The Fifth Circuit recently upheld a Texas Bankruptcy Court’s refusal to enforce non-debtor third party releases in the Mexican reorganization proceeding (known as a concurso mercantil) of Mexican glass manufacturer Vitro SAB de CV. As a result of this decision, Wall Street and the capital markets will breathe a sigh of relief and will likely continue to extend credit to Mexican corporations with some confidence that guaranties will be enforced.
In June 2012, a Texas Bankruptcy Judge refused to enforce, under Chapter 15 of the US Bankruptcy Code, a reorganization plan approved by a Mexican court in Vitro’s concurso mercantil proceeding. Vitro’s non-debtor subsidiaries had guaranteed over $1 billion in US bonds, and under Vitro’s reorganization plan, among other things, those guarantees would have been released. Vitro’s reorganization plan was approved using the votes of the non-debtor guarantor subsidiaries, as well as other insider claims. The US bondholders vigorously opposed enforcement of the plan in the Texas Bankruptcy Court. The Bankruptcy Court’s decision relied upon the rarely used Section 1506 of the US Bankruptcy Code, which provides that Vitro’s plan could not be enforced if it was “manifestly contrary to the public policy of the United States”. Vitro’s appeal was certified for direct appeal to the Fifth Circuit.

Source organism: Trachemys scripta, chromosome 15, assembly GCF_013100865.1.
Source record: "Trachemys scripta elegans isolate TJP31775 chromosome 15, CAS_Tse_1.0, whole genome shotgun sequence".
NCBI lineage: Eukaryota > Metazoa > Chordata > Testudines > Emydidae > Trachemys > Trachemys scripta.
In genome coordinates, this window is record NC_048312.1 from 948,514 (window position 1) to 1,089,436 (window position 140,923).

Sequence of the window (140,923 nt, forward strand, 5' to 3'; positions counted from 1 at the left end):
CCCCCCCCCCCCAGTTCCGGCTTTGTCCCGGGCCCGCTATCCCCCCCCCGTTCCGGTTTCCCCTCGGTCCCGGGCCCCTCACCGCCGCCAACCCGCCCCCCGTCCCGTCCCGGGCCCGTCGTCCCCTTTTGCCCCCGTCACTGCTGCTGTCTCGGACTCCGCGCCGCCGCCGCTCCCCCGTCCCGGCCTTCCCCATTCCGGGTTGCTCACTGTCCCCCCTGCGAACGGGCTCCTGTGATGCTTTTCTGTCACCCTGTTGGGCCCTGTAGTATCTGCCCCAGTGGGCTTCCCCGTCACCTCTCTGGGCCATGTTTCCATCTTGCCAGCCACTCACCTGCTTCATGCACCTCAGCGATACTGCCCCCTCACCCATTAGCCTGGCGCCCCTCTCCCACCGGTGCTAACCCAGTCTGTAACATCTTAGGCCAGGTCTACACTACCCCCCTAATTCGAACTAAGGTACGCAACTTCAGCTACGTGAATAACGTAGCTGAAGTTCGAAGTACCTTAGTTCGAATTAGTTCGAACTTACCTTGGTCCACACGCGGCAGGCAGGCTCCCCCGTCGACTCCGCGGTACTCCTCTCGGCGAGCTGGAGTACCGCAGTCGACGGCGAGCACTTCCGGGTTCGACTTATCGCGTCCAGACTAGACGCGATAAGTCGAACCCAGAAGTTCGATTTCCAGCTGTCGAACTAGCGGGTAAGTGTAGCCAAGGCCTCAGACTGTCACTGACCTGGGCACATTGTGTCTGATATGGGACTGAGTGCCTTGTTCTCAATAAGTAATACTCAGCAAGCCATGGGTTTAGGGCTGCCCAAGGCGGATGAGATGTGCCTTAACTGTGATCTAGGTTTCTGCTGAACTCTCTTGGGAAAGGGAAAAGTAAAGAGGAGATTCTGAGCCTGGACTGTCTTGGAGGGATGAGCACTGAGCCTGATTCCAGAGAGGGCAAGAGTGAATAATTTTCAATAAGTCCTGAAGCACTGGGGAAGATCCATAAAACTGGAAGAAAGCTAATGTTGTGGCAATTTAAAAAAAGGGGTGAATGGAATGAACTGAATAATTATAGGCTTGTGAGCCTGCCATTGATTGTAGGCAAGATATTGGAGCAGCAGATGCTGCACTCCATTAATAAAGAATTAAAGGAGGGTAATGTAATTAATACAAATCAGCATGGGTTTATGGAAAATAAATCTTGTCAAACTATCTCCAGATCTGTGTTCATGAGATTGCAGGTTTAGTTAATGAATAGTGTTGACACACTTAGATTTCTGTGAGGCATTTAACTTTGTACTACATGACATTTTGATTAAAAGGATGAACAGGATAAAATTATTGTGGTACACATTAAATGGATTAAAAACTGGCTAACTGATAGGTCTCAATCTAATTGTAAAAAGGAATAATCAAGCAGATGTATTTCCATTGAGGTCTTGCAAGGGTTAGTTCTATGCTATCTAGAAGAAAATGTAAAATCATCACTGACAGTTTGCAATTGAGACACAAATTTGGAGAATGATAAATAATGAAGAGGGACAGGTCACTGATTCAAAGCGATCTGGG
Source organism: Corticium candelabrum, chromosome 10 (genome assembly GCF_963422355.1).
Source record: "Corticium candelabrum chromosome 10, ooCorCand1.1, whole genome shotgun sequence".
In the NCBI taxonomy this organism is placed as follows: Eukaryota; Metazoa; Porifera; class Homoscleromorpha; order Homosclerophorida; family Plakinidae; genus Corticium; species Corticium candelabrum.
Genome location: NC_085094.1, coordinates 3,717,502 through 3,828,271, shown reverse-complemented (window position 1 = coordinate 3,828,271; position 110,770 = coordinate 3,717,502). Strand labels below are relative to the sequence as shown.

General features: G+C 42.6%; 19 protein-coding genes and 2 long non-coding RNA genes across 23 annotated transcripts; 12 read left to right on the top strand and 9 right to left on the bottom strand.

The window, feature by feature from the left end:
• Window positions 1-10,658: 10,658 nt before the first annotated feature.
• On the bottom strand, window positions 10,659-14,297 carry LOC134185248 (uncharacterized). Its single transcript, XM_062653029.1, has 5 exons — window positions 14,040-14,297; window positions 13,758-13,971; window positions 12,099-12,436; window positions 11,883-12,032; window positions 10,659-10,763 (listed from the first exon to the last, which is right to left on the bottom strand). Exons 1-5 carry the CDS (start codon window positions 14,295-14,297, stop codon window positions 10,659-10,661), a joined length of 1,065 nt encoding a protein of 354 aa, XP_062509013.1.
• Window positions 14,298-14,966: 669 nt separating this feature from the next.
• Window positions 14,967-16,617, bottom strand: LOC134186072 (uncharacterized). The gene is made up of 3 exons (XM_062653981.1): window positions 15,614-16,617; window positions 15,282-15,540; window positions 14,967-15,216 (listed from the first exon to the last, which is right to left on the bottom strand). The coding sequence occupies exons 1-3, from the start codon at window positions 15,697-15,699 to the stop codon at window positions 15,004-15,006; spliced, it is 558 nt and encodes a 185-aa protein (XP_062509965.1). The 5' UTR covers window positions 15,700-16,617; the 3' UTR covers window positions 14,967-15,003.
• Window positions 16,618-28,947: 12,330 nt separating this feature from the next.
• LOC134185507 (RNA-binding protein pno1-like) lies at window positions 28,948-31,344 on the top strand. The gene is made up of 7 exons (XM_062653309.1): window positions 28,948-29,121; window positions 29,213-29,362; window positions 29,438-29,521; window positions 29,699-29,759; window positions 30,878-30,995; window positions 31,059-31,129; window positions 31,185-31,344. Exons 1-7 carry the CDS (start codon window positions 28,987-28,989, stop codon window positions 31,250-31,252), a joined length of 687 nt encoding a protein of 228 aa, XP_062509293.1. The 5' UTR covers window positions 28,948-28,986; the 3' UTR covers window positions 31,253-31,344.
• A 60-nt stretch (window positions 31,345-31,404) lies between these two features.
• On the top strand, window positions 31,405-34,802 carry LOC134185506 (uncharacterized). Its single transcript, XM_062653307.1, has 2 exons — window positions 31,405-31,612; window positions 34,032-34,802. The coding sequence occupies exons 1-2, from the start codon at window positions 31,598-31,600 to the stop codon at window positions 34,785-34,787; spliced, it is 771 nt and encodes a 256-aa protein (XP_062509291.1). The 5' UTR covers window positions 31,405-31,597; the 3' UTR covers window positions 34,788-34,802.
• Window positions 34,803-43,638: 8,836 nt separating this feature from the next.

While the Fifth Circuit upheld the Texas Bankruptcy Judge’s decision, it declined to do so based on public policy reasons and Section 1506. Instead, the Fifth Circuit parsed Chapter 15 of the US Bankruptcy Code (in particular, Sections 1521, 1522 and 1507), and determined that those Bankruptcy Code sections did not authorize the release of claims against non-debtor guarantors in this particular circumstance. While the Fifth Circuit left open the possibility that a US court could enforce a release of non-debtor entities pursuant to a foreign reorganization plan, the decision makes it clear that such releases will be scrutinized carefully and granted under extraordinary and compelling circumstances.
Following the Fifth Circuit’s decision, lenders may still reasonably rely on the commitments of guarantors and other third parties in extending credit and underwriting Mexican and other foreign transactions. However, because the decision does leave some possibility, however small, that such guarantees and other commitment will not be enforced, there may be some minor disruption in the capital markets. Any such disruption will be very small compared to the dramatic effect that would have ensued had the Fifth Circuit reversed the Texas Bankruptcy Court.